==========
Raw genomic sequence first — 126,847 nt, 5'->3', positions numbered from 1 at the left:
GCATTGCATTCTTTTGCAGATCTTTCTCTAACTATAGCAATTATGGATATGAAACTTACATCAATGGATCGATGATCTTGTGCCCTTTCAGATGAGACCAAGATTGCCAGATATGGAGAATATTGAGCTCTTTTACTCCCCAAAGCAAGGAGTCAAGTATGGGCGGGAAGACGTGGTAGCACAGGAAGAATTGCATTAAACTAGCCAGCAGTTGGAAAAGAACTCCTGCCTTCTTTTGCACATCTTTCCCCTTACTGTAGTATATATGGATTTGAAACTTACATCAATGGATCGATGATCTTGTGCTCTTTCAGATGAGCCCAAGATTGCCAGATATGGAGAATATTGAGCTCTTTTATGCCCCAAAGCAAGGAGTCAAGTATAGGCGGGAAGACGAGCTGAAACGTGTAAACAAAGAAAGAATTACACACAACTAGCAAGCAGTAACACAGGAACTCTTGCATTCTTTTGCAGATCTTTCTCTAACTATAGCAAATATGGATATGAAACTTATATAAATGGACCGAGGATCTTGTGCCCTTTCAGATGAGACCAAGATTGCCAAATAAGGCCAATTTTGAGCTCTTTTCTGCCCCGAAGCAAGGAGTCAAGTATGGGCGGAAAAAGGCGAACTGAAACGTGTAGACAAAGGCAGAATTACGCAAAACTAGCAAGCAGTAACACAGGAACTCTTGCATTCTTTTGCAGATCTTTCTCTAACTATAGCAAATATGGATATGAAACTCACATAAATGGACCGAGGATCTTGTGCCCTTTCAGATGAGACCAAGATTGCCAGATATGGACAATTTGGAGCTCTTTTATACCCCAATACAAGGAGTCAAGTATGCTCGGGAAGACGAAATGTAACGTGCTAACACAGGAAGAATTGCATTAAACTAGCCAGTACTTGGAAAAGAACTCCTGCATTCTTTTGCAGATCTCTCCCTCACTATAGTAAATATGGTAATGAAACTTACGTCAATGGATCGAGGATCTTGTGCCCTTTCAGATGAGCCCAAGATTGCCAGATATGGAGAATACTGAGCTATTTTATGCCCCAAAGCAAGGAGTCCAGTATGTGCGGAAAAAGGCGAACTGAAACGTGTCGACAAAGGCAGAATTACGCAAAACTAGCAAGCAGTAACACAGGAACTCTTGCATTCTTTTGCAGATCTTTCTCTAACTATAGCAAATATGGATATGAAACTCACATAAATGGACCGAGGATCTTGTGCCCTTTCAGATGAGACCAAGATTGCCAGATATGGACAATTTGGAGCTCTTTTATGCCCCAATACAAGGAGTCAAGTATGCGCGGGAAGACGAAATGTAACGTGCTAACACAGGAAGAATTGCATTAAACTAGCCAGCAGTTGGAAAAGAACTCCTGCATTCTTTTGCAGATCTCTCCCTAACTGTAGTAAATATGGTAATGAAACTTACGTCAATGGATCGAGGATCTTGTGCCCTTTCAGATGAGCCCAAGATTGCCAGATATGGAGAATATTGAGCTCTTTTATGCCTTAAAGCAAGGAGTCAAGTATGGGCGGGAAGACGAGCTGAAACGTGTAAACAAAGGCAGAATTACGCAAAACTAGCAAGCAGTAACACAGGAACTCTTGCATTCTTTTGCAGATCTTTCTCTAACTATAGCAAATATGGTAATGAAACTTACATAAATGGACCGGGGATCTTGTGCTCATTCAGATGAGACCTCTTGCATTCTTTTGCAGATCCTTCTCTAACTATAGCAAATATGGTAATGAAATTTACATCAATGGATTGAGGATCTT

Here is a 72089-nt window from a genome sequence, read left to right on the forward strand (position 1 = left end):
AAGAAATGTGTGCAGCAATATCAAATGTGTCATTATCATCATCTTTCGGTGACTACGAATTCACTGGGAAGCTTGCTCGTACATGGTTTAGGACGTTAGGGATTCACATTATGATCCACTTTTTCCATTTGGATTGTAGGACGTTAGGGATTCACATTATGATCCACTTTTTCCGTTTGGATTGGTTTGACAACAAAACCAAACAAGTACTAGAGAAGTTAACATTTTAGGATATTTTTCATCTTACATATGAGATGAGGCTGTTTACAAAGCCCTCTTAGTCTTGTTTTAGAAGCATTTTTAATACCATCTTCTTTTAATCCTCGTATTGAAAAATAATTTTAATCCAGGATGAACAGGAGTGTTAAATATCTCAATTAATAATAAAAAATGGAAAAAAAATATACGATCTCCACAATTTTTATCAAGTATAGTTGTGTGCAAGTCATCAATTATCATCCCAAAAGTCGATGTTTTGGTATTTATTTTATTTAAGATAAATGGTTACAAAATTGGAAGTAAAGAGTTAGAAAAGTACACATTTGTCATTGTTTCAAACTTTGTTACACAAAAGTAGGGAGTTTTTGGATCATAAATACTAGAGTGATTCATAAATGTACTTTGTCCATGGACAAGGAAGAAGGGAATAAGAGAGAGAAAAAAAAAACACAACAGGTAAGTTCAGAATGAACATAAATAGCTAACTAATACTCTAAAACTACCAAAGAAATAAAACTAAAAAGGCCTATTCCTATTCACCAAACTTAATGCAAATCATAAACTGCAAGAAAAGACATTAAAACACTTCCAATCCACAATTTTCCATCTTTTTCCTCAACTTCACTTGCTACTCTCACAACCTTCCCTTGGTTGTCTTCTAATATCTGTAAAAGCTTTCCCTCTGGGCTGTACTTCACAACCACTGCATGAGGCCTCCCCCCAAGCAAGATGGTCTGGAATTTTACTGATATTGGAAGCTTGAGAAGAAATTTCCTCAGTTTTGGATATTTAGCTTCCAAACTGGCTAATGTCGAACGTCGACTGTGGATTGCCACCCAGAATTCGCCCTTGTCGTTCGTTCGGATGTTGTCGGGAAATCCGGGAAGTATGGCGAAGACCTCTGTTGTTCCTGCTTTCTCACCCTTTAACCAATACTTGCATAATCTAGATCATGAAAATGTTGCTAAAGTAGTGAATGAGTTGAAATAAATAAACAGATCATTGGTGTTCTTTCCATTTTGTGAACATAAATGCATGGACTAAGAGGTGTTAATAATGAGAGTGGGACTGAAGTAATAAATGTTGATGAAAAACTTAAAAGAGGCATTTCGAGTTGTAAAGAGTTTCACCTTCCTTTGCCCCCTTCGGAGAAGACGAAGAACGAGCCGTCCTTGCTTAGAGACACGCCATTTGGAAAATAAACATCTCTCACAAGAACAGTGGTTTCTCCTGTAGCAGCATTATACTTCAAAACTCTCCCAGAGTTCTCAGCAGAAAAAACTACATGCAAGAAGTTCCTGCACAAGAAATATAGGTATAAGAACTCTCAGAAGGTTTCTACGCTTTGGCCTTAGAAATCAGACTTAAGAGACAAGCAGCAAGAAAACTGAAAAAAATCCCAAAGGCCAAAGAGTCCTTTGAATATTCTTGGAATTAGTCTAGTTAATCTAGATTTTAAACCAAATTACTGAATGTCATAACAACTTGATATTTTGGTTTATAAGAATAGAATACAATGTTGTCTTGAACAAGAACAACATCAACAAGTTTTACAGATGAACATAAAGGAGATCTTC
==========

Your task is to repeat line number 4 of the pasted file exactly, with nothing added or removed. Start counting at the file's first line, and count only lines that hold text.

AAGAAATGTGTGCAGCAATATCAAATGTGTCATTATCATCATCTTTCGGTGACTACGAATTCACTGGGAAGCTTGCTCGTACATGGTTTAGGACGTTAGGGATTCACATTATGATCCACTTTTTCCATTTGGATTGTAGGACGTTAGGGATTCACATTATGATCCACTTTTTCCGTTTGGATTGGTTTGACAACAAAACCAAACAAGTACTAGAGAAGTTAACATTTTAGGATATTTTTCATCTTACATATGAGATGAGGCTGTTTACAAAGCCCTCTTAGTCTTGTTTTAGAAGCATTTTTAATACCATCTTCTTTTAATCCTCGTATTGAAAAATAATTTTAATCCAGGATGAACAGGAGTGTTAAATATCTCAATTAATAATAAAAAATGGAAAAAAAATATACGATCTCCACAATTTTTATCAAGTATAGTTGTGTGCAAGTCATCAATTATCATCCCAAAAGTCGATGTTTTGGTATTTATTTTATTTAAGATAAATGGTTACAAAATTGGAAGTAAAGAGTTAGAAAAGTACACATTTGTCATTGTTTCAAACTTTGTTACACAAAAGTAGGGAGTTTTTGGATCATAAATACTAGAGTGATTCATAAATGTACTTTGTCCATGGACAAGGAAGAAGGGAATAAGAGAGAGAAAAAAAAAACACAACAGGTAAGTTCAGAATGAACATAAATAGCTAACTAATACTCTAAAACTACCAAAGAAATAAAACTAAAAAGGCCTATTCCTATTCACCAAACTTAATGCAAATCATAAACTGCAAGAAAAGACATTAAAACACTTCCAATCCACAATTTTCCATCTTTTTCCTCAACTTCACTTGCTACTCTCACAACCTTCCCTTGGTTGTCTTCTAATATCTGTAAAAGCTTTCCCTCTGGGCTGTACTTCACAACCACTGCATGAGGCCTCCCCCCAAGCAAGATGGTCTGGAATTTTACTGATATTGGAAGCTTGAGAAGAAATTTCCTCAGTTTTGGATATTTAGCTTCCAAACTGGCTAATGTCGAACGTCGACTGTGGATTGCCACCCAGAATTCGCCCTTGTCGTTCGTTCGGATGTTGTCGGGAAATCCGGGAAGTATGGCGAAGACCTCTGTTGTTCCTGCTTTCTCACCCTTTAACCAATACTTGCATAATCTAGATCATGAAAATGTTGCTAAAGTAGTGAATGAGTTGAAATAAATAAACAGATCATTGGTGTTCTTTCCATTTTGTGAACATAAATGCATGGACTAAGAGGTGTTAATAATGAGAGTGGGACTGAAGTAATAAATGTTGATGAAAAACTTAAAAGAGGCATTTCGAGTTGTAAAGAGTTTCACCTTCCTTTGCCCCCTTCGGAGAAGACGAAGAACGAGCCGTCCTTGCTTAGAGACACGCCATTTGGAAAATAAACATCTCTCACAAGAACAGTGGTTTCTCCTGTAGCAGCATTATACTTCAAAACTCTCCCAGAGTTCTCAGCAGAAAAAACTACATGCAAGAAGTTCCTGCACAAGAAATATAGGTATAAGAACTCTCAGAAGGTTTCTACGCTTTGGCCTTAGAAATCAGACTTAAGAGACAAGCAGCAAGAAAACTGAAAAAAATCCCAAAGGCCAAAGAGTCCTTTGAATATTCTTGGAATTAGTCTAGTTAATCTAGATTTTAAACCAAATTACTGAATGTCATAACAACTTGATATTTTGGTTTATAAGAATAGAATACAATGTTGTCTTGAACAAGAACAACATCAACAAGTTTTACAGATGAACATAAAGGAGATCTTC